by Jan Logie
Protection Orders are in the media again, after another woman was killed by her ex-partner in breach of a protection order.
Protection orders were created by the Domestic Violence Act and are one of the key tools in responding to Domestic Violence. They are issued by the Family Court.
The police have also recently been given the power to issue Public Safety Orders, which are loosely 5 day protection orders. These should not be issued if there is evidence of physical violence. Unfortunately a police review of Public Safety Orders showed evidence that they are more than occasionally being used when there is evidence of physical violence.
More than 10,000 people were charged with 21,049 incidents of breaching protection orders between 2006 and 2010.
Of the offenders, 6361 were convicted and 1725 given a custodial sentence. The rest, 4469, were found not guilty or had the charges withdrawn.
In the words of the police “Police do not routinely produce statistics on persons involved in police safety orders, details of the breaches, penalties imposed, number of repeat offenders, the number of complaints from protected people, the nature of the complaints and how they were dealt with … the information is not held by police,”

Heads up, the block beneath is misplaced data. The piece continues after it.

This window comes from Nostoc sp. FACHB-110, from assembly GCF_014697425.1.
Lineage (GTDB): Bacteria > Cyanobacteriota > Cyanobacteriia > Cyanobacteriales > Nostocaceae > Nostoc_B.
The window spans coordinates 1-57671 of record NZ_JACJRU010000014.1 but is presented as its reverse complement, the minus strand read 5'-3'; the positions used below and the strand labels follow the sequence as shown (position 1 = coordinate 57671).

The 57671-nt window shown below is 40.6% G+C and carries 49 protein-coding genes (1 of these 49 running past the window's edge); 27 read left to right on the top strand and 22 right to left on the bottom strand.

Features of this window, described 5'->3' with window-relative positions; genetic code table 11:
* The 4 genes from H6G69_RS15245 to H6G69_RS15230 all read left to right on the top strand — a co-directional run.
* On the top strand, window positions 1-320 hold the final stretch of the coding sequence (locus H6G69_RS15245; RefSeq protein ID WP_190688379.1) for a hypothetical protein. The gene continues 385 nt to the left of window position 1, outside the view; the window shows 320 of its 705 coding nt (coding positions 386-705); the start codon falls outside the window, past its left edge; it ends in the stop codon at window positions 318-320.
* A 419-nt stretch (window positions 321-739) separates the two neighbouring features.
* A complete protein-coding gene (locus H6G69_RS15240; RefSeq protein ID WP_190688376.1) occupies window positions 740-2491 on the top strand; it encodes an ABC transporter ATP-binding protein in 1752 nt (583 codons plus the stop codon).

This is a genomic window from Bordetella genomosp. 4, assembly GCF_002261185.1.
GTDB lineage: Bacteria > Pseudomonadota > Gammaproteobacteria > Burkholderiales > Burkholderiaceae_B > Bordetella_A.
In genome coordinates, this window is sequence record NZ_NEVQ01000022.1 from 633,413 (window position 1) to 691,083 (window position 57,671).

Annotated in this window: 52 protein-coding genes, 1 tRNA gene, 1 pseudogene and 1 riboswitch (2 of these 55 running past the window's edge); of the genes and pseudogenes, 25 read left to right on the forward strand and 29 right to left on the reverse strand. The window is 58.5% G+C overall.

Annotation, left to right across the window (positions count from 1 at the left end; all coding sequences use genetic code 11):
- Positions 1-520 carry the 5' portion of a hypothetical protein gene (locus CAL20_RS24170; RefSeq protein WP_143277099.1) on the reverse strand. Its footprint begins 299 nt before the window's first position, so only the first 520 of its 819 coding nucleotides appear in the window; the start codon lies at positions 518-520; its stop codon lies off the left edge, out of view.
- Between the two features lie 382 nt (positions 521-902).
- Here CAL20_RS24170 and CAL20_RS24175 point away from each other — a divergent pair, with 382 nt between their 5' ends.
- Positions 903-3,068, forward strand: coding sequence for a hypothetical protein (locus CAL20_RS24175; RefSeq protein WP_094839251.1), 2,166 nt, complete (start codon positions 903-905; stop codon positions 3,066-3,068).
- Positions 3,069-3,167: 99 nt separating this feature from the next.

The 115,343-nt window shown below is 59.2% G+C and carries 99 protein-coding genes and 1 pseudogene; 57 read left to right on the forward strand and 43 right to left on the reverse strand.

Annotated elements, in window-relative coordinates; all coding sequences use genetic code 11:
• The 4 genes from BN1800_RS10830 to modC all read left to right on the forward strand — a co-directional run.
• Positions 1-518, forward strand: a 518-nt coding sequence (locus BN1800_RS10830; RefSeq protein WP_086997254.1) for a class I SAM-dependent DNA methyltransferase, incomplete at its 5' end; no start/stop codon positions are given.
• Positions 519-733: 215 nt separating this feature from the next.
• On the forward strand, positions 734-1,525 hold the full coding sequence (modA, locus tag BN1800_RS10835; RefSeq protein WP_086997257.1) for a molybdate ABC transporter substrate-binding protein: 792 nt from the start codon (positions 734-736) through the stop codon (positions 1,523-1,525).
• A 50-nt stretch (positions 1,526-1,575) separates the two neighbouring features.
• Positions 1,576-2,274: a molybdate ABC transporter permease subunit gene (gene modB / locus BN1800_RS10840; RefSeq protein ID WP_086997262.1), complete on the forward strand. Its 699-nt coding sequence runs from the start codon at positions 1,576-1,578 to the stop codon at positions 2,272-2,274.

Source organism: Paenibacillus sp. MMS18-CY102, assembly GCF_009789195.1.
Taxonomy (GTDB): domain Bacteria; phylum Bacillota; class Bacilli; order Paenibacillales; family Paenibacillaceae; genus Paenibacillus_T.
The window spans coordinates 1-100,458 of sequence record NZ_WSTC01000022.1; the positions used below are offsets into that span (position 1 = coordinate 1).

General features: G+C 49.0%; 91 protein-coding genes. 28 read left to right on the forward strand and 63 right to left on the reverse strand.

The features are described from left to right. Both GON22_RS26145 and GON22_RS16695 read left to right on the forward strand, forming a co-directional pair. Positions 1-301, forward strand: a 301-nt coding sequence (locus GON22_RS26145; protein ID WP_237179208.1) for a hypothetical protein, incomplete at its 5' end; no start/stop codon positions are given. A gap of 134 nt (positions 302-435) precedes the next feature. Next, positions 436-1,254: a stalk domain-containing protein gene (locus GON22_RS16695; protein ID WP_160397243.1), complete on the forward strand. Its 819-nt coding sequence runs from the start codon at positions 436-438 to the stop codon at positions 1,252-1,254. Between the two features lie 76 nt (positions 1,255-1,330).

People in the sector have told me they are concerned about the high number of women reporting breaches only to find they are not considered a breach. For example a text may be made if the content of the text is not considered to be threatening. The nature of psychological abuse in cases of reported breaches does not seem to be understood or seen as an indicator of escalating level of risk to the victim.
They have also told me of protection orders being issued to protect women who have also effectively been given, by the same court, responsibility for ensuring their ex-partner’s access to their children. In this situation it is very hard for a woman to report a breach and very difficult to keep the lines
There are several areas of policy concern here; police use of and enforcement of protection orders and Public Safety Orders, the lack of monitoring and analysis of their use and effectiveness, the apparent lack of a victim’s perspective in the policy feedback process.
If we are serious about ending or even responding appropriately to Domestic Violence we need to ensure our systems are appropriate and working for the victims.